IAIA’s Dr. Lara Evans to Guest Curate Smithsonian American Art Museum’s Renwick Invitational
Dr. Lara Evans (Cherokee Nation), IAIA’s new director of its Research Center for Contemporary Native Arts (RCCNA), will be guest curator for the Renwick Invitational 2023 presented at the Smithsonian American Art Museum’s Renwick Gallery. The Renwick Invitational, established in 2000, highlights mid-career and emerging makers deserving of wider national recognition. This tenth installment of the invitational features, for the first time, all Native American artists.
This exhibition, opening in May 2023, features the works of Joe Feddersen (Arrow Lakes/Okanagan), Geo Neptune (Passamaquoddy), Erica Lord (Athabaskan/Iñupiat), Maggie Thompson (Fond du Lac Oijibwe), and the duo of Lily Hope (Tlingit) and Ursala Hudson (Tlingit). Joe Feddersen, Maggie Thompson, and Erica Lord have all been Artists-in-Residence at IAIA. Erica Lord has also been an adjunct faculty in Studio Arts for several years and recently obtained full-time status at IAIA as Visiting Faculty of Studio Arts.
As guest curator, Dr. Evans will be working closely with selected artists to determine which artworks will best suit the exhibition. “It’s great to work with artists as they’re making their work,” Dr. Evans says. “Each of the artists in some way calls upon their cultural traditions in their artwork. That carries the symbolism for artistic technique that they use. They’re honored to carry that knowledge for how they use their symbolism and their materials.”
The artists werej selected by a panel of three distinguished Native scholars, including Dr. Evans, Miranda Belarde-Lewis (Zuni/Tlingit), independent curator and the Jill and Joe McKinstry Endowed Faculty Fellow of Native North American Indigenous Knowledge at the University of Washington’s iSchool, and Anya Montiel (Mexican/Tohono O’odham descent), curator at the Smithsonian’s National Museum of the American Indian.
Dr. Evans noted that it is significant the nation’s preeminent center for American craft is organizing an exhibition dedicated to Native artists working today. “The theme, honors and burdens, is connected to what we’re all experiencing right now,” Dr. Evans says. “The pandemic, climate change, and a whole host of things that are burdens upon us, are also part of our responsibilities. Things that are honors are simultaneously a recognition of the importance of what we do, but also carry obligations.”
In addition to being guest curator for the Renwick Invitational 2023, Dr. Lara Evans is also Director of IAIA’s new Research Center for Contemporary Native Arts (RCCNA). Funded by a grant from the Andrew W. Mellon Foundation, RCCNA has been undergoing development for the past three years and is now in the first and second phases of three-phased construction. RCCNA greatly extends IAIA’s objective to study, preserve, and disseminate traditional and contemporary Native American arts, cultures, literature, and history. It will consolidate services that IAIA already provides by physically moving the IAIA Archives to join the IAIA Museum of Contemporary Native Arts (MoCNA) collection in one comprehensive location. The IAIA Research Center for Contemporary Native Arts will be located in the Barbara and Robert Ells Science and Technology Building on the IAIA campus.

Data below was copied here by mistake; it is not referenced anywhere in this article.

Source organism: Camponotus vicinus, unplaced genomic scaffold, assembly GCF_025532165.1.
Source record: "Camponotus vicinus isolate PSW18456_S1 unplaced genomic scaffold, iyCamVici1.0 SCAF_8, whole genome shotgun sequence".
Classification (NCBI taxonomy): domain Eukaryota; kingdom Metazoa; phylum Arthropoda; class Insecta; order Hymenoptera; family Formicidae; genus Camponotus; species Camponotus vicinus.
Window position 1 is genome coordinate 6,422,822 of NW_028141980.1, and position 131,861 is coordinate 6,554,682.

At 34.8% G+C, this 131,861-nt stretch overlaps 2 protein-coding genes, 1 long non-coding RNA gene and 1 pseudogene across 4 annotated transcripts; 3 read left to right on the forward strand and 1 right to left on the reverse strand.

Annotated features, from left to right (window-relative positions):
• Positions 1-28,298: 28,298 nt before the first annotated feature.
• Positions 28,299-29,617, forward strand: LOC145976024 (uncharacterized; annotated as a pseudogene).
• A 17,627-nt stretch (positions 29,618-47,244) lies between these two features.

For IAIA students and other individuals wishing to research Native American arts and cultures, RCCNA will provide tremendous support, as before, when researching, students often had to consult with the MoCNA collection and the IAIA Archives separately, meaning that they had to make appointments in two different locations, severely extending the time and effort involved. “Something that has hampered Native artists is that there is comparatively little published about Native artists,” Dr. Evans explains. “Students who are studying Native art don’t have the same kinds of resources as people studying Western artists. Our goal is to change that by making information about Native art more widely available and much easier to access.” This new location, which will include the IAIA Archives, an Archives classroom, and a Collections Classroom, will allow students to view archives and artworks side by side, facilitating accelerated research with access to primary source material. Dr. Evans says, “At the IAIA Research Center for Contemporary Native Arts, our goal is to unite art, artists, and archives.”
In addition to the physical location, RCCNA will also contain a digital component, with much of the information being searchable in IAIA’s database, which students will be able to access anywhere, including off campus.
For more information, please contact IAIA Director of Communications Jason S. Ordaz at [email protected].
About the Institute of American Indian Arts
The Institute of American Indian Arts (IAIA) is the only college in the world dedicated to the study of contemporary Native American and Alaska Native arts. IAIA offers undergraduate degrees in Cinematic Arts and Technology, Creative Writing, Indigenous Liberal Studies, Museum Studies, Performing Arts, and Studio Arts; graduate degrees in Creative Writing and Studio Arts; and certificates in Broadcast Journalism, Business and Entrepreneurship, Museum Studies, and Native American Art History. The college serves approximately 500 full-time equivalent (FTE) Native and non-Native American students from around the globe, representing nearly a hundred federally recognized tribes. Named one of the top art institutions by UNESCO and the International Association of Art, IAIA is among the leading art institutes in our nation and is accredited by the Higher Learning Commission (HLC).